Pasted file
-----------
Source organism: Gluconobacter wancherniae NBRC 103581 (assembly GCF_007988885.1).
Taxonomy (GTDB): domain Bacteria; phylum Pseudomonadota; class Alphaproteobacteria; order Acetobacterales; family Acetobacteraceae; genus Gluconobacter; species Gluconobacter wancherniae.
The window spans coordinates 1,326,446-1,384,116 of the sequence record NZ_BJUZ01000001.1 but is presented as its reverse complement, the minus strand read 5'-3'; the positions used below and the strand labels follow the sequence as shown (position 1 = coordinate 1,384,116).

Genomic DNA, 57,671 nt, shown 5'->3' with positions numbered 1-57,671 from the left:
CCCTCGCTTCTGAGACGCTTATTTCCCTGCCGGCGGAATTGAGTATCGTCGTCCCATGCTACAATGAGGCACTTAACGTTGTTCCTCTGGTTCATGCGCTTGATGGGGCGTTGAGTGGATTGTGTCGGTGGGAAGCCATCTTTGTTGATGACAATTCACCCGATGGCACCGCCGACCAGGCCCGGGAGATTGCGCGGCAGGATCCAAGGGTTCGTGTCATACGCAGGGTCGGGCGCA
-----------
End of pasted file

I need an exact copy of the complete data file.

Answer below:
Source organism: Gluconobacter wancherniae NBRC 103581 (assembly GCF_007988885.1).
Taxonomy (GTDB): domain Bacteria; phylum Pseudomonadota; class Alphaproteobacteria; order Acetobacterales; family Acetobacteraceae; genus Gluconobacter; species Gluconobacter wancherniae.
The window spans coordinates 1,326,446-1,384,116 of the sequence record NZ_BJUZ01000001.1 but is presented as its reverse complement, the minus strand read 5'-3'; the positions used below and the strand labels follow the sequence as shown (position 1 = coordinate 1,384,116).

Genomic DNA, 57,671 nt, shown 5'->3' with positions numbered 1-57,671 from the left:
CCCTCGCTTCTGAGACGCTTATTTCCCTGCCGGCGGAATTGAGTATCGTCGTCCCATGCTACAATGAGGCACTTAACGTTGTTCCTCTGGTTCATGCGCTTGATGGGGCGTTGAGTGGATTGTGTCGGTGGGAAGCCATCTTTGTTGATGACAATTCACCCGATGGCACCGCCGACCAGGCCCGGGAGATTGCGCGGCAGGATCCAAGGGTTCGTGTCATACGCAGGGTCGGGCGCA